New Delhi, May 28: No major political party has responded to the Law Commission’s call for views on holding simultaneous national and state elections, two top commission officials involved in the exercise said on Monday.
On April 17, in a working paper titled “Simultaneous Elections – constitutional and legal perspectives”, the panel listed a series of sweeping legal and constitutional changes needed for holding simultaneous polls. The country’s top legal advisory panel appealed to stakeholders, including political parties, to give their comments on the subject by May 8. The discussion paper was also submitted to the law ministry.
“No national or regional party has sent in any suggestions or comments in response to the call for participation in the exercise. We will soon begin inviting them for talks,” one of the officials cited above said.
The BJP, which proposed the idea, also did not respond to the panel. Party leaders said its views are already well known and have been expressed at different platforms.
“The BJP has articulated its views in favour of simultaneous polls and encouraged debate on this issue…Though many parties are for simultaneous elections, they fear the PM is immensely popular and the BJP will benefit from it,” party MP GVL Narasimha Rao said. He added that contrary to fears, simultaneous elections will provide a level-playing field to parties while reducing election expenditure.
Prime Minister Narendra Modi revived the debate on holding simultaneous polls soon after coming to power in May 2014. The government wrote to the Election Commision of India in 2015 seeking its views on the subject. President Ram Nath Kovind backed the idea in his joint address to both houses of Parliament to mark the start of the budget session this year.
“Puducherry chief minister V Narayanasamy is the only chief minister who has written to the law panel. He opposed the idea, calling it ‘unconstitutional and against the federal structure’”, an official said.
The two officials were also present at a meeting between the law panel and representatives of the Election Commission on May 16 on the issue. The Election Commission listed the logistical requirements, including nearly doubling the number of Electronic Voting Machines it currently possesses.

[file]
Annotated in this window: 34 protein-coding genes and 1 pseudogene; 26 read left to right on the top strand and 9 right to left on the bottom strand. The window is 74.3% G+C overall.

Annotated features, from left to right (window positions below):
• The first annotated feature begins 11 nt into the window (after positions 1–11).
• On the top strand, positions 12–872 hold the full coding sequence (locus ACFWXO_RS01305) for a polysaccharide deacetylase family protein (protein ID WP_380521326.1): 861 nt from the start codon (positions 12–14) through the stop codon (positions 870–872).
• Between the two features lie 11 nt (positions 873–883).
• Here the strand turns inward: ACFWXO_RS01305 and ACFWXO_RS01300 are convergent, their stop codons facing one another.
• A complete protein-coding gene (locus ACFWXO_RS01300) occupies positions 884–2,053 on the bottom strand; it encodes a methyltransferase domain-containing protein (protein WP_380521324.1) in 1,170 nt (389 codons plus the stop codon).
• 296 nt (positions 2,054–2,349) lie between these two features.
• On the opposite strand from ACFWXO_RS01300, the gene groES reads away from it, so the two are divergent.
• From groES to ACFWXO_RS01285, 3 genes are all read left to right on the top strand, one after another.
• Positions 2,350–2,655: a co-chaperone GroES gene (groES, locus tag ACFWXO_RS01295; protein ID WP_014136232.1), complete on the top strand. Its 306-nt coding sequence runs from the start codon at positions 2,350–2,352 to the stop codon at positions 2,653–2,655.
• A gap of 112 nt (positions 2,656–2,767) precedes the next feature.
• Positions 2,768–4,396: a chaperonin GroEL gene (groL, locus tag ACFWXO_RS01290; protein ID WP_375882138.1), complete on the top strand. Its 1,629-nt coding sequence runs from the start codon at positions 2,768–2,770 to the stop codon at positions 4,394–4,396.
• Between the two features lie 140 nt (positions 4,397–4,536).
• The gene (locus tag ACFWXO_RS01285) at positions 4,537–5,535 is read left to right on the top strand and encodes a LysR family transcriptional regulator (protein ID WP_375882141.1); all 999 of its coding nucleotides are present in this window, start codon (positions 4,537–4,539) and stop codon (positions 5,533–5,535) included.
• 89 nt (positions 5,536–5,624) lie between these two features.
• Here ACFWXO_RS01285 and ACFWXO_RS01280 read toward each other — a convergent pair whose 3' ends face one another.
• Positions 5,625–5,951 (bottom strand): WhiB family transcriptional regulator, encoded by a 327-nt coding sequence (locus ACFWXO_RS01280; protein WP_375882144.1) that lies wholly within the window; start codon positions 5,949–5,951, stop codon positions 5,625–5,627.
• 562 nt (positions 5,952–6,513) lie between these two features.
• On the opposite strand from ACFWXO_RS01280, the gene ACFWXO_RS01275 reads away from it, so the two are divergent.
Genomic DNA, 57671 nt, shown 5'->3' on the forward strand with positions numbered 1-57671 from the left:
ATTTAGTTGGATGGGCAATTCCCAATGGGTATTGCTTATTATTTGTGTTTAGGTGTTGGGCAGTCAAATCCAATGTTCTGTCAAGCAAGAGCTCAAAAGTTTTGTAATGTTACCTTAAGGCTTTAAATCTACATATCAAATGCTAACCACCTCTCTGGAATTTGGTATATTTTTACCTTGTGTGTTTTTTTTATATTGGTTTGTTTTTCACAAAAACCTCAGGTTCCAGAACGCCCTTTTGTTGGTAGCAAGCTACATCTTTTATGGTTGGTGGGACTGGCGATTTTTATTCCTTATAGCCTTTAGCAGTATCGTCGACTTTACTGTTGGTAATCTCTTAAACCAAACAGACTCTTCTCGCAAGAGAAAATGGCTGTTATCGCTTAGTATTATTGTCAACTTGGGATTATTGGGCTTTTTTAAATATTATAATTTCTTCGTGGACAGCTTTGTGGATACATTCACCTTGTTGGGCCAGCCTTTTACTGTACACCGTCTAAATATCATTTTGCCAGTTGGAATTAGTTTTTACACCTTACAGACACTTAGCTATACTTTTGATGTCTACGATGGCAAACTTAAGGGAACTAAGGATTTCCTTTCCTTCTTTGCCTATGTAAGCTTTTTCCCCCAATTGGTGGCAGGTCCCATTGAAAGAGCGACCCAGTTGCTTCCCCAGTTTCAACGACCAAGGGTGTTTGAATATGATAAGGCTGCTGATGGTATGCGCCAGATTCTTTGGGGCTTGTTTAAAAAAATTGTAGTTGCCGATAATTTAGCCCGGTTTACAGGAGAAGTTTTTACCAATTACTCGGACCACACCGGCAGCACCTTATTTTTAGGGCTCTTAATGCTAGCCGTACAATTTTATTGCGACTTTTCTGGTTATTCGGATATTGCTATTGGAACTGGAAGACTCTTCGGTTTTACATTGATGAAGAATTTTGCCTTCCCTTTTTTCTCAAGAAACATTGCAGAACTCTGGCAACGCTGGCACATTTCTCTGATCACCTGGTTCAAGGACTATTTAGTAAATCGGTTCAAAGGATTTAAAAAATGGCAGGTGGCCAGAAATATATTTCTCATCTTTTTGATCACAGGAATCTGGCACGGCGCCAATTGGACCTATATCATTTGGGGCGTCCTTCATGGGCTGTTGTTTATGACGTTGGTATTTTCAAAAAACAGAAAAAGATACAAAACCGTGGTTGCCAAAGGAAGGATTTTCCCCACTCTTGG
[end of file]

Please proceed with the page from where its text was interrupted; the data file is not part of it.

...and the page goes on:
The officials said that the panel wanted to make the exercise “as broad-based as possible” and that it had chosen to hold consultations with stakeholders and experts rather than merely submit a report to the government based on a legal examination of the issue.
The changes listed in the draft paper include: amending the Constitution by a special majority in Parliament and ratification by more than half of the states; amending the Representation of the People Act, 1951, and doing away with anti-defection law and parts of Schedule X of the Constitution that lays down the rules of disqualification of legislators, in case of a hung House. The anti-defection law does not allow party legislators to vote against the party whip.
The recommendations also speak of scrapping the “no-confidence motion” in the Lok Sabha and the state assemblies with a “constructive vote of no confidence” (allowing a House to withdraw confidence from a head of the government only if there is a motion of confidence in a successor).
In the event of a mid-term poll, the new House should only be constituted for the remainder of the term, the commission’s draft paper suggested. (Courtesy: HT)